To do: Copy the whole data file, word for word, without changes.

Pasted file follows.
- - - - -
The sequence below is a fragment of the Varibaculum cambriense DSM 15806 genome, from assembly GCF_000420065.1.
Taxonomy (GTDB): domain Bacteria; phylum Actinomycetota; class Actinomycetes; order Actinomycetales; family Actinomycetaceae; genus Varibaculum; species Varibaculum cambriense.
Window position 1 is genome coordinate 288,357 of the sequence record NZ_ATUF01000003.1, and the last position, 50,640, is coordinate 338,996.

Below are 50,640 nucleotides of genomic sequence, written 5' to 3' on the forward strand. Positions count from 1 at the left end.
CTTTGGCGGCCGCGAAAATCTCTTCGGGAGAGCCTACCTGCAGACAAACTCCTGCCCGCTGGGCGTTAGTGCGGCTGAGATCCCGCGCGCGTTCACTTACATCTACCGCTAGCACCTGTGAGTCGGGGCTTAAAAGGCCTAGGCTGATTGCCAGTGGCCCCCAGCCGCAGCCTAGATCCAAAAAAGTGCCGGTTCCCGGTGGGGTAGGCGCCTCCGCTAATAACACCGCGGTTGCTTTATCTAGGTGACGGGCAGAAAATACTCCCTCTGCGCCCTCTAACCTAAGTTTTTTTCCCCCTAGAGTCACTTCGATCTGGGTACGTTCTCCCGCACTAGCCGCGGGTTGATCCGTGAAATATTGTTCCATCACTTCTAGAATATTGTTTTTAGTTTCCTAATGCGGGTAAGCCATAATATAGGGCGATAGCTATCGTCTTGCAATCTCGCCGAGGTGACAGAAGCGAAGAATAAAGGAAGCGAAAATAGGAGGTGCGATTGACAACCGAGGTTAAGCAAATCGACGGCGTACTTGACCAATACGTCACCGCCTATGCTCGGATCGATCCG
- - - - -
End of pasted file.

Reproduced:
The sequence below is a fragment of the Varibaculum cambriense DSM 15806 genome, from assembly GCF_000420065.1.
Taxonomy (GTDB): domain Bacteria; phylum Actinomycetota; class Actinomycetes; order Actinomycetales; family Actinomycetaceae; genus Varibaculum; species Varibaculum cambriense.
Window position 1 is genome coordinate 288,357 of the sequence record NZ_ATUF01000003.1, and the last position, 50,640, is coordinate 338,996.

Below are 50,640 nucleotides of genomic sequence, written 5' to 3' on the forward strand. Positions count from 1 at the left end.
CTTTGGCGGCCGCGAAAATCTCTTCGGGAGAGCCTACCTGCAGACAAACTCCTGCCCGCTGGGCGTTAGTGCGGCTGAGATCCCGCGCGCGTTCACTTACATCTACCGCTAGCACCTGTGAGTCGGGGCTTAAAAGGCCTAGGCTGATTGCCAGTGGCCCCCAGCCGCAGCCTAGATCCAAAAAAGTGCCGGTTCCCGGTGGGGTAGGCGCCTCCGCTAATAACACCGCGGTTGCTTTATCTAGGTGACGGGCAGAAAATACTCCCTCTGCGCCCTCTAACCTAAGTTTTTTTCCCCCTAGAGTCACTTCGATCTGGGTACGTTCTCCCGCACTAGCCGCGGGTTGATCCGTGAAATATTGTTCCATCACTTCTAGAATATTGTTTTTAGTTTCCTAATGCGGGTAAGCCATAATATAGGGCGATAGCTATCGTCTTGCAATCTCGCCGAGGTGACAGAAGCGAAGAATAAAGGAAGCGAAAATAGGAGGTGCGATTGACAACCGAGGTTAAGCAAATCGACGGCGTACTTGACCAATACGTCACCGCCTATGCTCGGATCGATCCG